Stengy :: Goin' Ghetto Gold :: Ghost Coast Entertainment
as reviewed by Pedro 'DJ Complejo' Hernandez

It's difficult to surmise anything about Stengy from their CD “Goin' Ghetto Gold.” The album is released on Ghost Coast Entertainment, so the term “ghost coast” doesn't help you figure out where they might be from geographically. The only person featured on the album who might be familiar is Mr. Shadow who could be the same Mr. Shadow based out of California. The reason figuring out where Stengy is from is so important is because if that happened then at least one distinctive thing could be said about them. Based on the music alone, the listener gets no real feel about what the group might be about other than they seem to be trying to get a hit. Every song is a generic take on a generic song concept that's been done over and over by every rapper out.

Early on, the mystery of where Stengy is from is answered as “braska” is mentioned and “The ‘O'” turns out to be an anthem dedicated to Omaha. For those not in the know, Omaha, along with a few other smaller cities (Denver, CO and Tulsa, OK), actually has a pretty long history in rap. So much so that dedicated fans will shell out big dough for more obscure local releases. So while Stengy's rap credentials shouldn't be doubted because of their Midwest roots, their music isn't beyond criticism. The best that can be said about these dudes is that they rap on beat and have decent enough voices. They don't say anything about pimping or ridin' on 24's on “I'm A Pimp” that hasn't already been said by countless others. Worst off, some guy named Champ the Hillbilly does his best Mike Jones impression on the track, even repeating his last line like Mike. I like Mike Jones, but there's only room for one cat like him in the rap game.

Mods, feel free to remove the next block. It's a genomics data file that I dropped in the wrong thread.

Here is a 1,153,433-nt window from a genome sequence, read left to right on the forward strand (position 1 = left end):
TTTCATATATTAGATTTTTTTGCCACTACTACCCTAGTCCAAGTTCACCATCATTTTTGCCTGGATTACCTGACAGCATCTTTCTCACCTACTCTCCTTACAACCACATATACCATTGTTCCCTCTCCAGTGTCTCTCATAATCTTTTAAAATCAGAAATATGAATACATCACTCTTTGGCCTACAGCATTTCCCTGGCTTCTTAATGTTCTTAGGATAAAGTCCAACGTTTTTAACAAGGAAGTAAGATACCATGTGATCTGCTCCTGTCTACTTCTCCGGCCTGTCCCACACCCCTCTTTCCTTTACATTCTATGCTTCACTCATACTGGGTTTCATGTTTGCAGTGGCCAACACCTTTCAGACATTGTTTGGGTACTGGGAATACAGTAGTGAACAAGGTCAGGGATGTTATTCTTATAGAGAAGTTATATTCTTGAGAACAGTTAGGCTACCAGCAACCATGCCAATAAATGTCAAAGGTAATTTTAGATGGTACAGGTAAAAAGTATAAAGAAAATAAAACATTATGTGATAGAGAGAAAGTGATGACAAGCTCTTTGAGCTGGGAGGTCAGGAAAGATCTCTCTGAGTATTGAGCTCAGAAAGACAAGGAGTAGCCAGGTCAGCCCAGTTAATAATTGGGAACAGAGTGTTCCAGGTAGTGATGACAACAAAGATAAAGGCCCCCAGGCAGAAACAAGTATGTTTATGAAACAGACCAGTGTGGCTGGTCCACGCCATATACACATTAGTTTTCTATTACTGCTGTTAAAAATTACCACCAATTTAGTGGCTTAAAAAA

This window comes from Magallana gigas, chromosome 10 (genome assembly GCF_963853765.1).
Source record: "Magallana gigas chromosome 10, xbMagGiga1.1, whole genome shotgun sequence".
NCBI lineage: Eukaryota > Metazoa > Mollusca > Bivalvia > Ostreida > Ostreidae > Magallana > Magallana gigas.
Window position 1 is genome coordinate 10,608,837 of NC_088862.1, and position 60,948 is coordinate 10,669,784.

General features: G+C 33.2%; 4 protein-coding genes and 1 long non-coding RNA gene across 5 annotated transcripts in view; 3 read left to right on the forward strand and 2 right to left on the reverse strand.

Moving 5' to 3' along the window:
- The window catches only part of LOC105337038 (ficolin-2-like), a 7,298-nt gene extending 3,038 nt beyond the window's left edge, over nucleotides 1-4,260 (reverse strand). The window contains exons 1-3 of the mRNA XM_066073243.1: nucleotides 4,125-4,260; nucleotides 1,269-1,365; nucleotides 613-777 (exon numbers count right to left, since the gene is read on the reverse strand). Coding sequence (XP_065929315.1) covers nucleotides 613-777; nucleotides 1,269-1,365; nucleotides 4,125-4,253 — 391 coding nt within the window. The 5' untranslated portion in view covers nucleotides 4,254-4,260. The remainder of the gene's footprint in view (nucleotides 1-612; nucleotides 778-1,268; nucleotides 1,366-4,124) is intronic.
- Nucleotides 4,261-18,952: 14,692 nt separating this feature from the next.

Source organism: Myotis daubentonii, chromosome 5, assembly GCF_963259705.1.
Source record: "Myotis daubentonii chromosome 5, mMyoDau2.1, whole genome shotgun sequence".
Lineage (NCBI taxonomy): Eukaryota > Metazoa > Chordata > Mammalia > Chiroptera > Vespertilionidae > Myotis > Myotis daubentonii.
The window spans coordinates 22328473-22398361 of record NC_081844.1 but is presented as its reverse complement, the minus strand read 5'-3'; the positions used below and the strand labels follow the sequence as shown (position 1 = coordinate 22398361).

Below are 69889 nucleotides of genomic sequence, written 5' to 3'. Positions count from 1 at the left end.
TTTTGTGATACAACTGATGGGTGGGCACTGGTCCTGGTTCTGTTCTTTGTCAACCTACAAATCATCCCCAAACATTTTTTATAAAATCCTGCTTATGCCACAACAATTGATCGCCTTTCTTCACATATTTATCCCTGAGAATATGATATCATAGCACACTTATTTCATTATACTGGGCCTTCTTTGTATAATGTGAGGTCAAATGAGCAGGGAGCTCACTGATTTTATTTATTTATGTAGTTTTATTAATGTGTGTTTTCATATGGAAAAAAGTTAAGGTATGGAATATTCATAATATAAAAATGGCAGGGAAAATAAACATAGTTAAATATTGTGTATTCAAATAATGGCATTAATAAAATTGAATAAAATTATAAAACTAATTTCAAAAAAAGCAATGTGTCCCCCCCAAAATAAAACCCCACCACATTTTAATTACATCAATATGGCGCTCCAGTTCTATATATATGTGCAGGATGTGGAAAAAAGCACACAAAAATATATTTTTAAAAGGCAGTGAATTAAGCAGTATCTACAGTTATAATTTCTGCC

Other tracks do nothing to help make these dudes stand out. “The ‘O'” declares that thugs in Omaha do the same thing thugs in other cities claim to do. “I Know” actually steals half of its hook from Silkk The Shocker's “It Ain't My Fault.” I actually like both “It Ain't My Fault” and “It Ain't My Fault II” but seven years is not a long enough time for even Diddy to jack and redo the concept. “Fake Ass Kings” calls out all those wack rappers who are trying to take the throne from the greats like Pac, Big, Jay-Z, and T.I. Yep, somehow naming your album “King” and claiming you are the “king” for a few years is enough to make you top 5 dead or alive. Aside from debating whether or not T.I. is even Top 50, there's also the debate of whether a group like Stengy has any place trying to put any rapper in their place. “U Don't Like Me” ends the album and it's appropriate as I see many listeners having a personal connection to the song after listening to this album. Of course they probably won't like the fact that Stengy threatens to do some rather unpleasant things to anyone who doesn't like them, but then again that might be a welcome alternative to having to listen to another Stengy album.

To some the idea of “goin' ghetto gold” is a glorious one, after all what could be better than selling 10,000 units independently and being known as a celebrity around your town. To others the idea of selling those same 10,000 units means you've failed to make a mark and are probably getting dropped by your label. Stengy though will probably not have to make the choice as to how to interpret their sales status as I see little chance of them reaching even that limited success. Stengy basically takes all the bad elements of today's rap game and reproduces them poorly. Other acts are guilty of the same shortcomings, but some of them at least include one or two catchy tracks. Stengy is nowhere near the worst rap album I've heard, but it is up there as far as the most unoriginal. With some doper lyrics and more original material these dudes might be OK, after all they do have some decent and trunk rattling production. But as it stands, you should be “Stengy” with your money and look elsewhere to find your rap fix.

Music Vibes: 4 of 10 Lyric Vibes: 3 of 10 TOTAL Vibes: 3.5 of 10

Originally posted: August 1, 2006